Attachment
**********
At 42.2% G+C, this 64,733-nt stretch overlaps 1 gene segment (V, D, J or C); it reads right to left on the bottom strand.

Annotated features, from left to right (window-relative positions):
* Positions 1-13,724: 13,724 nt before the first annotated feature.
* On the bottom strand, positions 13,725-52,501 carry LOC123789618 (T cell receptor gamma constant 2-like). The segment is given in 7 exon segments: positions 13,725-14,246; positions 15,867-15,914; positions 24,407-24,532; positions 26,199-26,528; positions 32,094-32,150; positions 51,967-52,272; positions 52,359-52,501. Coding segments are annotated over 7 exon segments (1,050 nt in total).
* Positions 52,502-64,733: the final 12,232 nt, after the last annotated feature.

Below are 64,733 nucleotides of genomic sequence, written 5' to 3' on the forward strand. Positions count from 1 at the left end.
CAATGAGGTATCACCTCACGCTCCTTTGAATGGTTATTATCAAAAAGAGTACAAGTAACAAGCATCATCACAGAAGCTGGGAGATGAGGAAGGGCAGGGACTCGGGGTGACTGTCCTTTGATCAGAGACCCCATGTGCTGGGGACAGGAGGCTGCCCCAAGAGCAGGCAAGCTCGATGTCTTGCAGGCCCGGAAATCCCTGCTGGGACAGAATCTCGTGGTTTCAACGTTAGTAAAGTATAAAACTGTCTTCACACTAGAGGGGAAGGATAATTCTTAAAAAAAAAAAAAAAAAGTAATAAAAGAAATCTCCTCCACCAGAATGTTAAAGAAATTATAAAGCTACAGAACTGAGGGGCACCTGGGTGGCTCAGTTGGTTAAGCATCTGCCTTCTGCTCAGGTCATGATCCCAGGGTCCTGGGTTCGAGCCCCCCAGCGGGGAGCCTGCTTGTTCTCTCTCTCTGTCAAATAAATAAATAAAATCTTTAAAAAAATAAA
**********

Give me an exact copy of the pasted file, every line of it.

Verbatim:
At 42.2% G+C, this 64,733-nt stretch overlaps 1 gene segment (V, D, J or C); it reads right to left on the bottom strand.

Annotated features, from left to right (window-relative positions):
* Positions 1-13,724: 13,724 nt before the first annotated feature.
* On the bottom strand, positions 13,725-52,501 carry LOC123789618 (T cell receptor gamma constant 2-like). The segment is given in 7 exon segments: positions 13,725-14,246; positions 15,867-15,914; positions 24,407-24,532; positions 26,199-26,528; positions 32,094-32,150; positions 51,967-52,272; positions 52,359-52,501. Coding segments are annotated over 7 exon segments (1,050 nt in total).
* Positions 52,502-64,733: the final 12,232 nt, after the last annotated feature.

Below are 64,733 nucleotides of genomic sequence, written 5' to 3' on the forward strand. Positions count from 1 at the left end.
CAATGAGGTATCACCTCACGCTCCTTTGAATGGTTATTATCAAAAAGAGTACAAGTAACAAGCATCATCACAGAAGCTGGGAGATGAGGAAGGGCAGGGACTCGGGGTGACTGTCCTTTGATCAGAGACCCCATGTGCTGGGGACAGGAGGCTGCCCCAAGAGCAGGCAAGCTCGATGTCTTGCAGGCCCGGAAATCCCTGCTGGGACAGAATCTCGTGGTTTCAACGTTAGTAAAGTATAAAACTGTCTTCACACTAGAGGGGAAGGATAATTCTTAAAAAAAAAAAAAAAAAGTAATAAAAGAAATCTCCTCCACCAGAATGTTAAAGAAATTATAAAGCTACAGAACTGAGGGGCACCTGGGTGGCTCAGTTGGTTAAGCATCTGCCTTCTGCTCAGGTCATGATCCCAGGGTCCTGGGTTCGAGCCCCCCAGCGGGGAGCCTGCTTGTTCTCTCTCTCTGTCAAATAAATAAATAAAATCTTTAAAAAAATAAA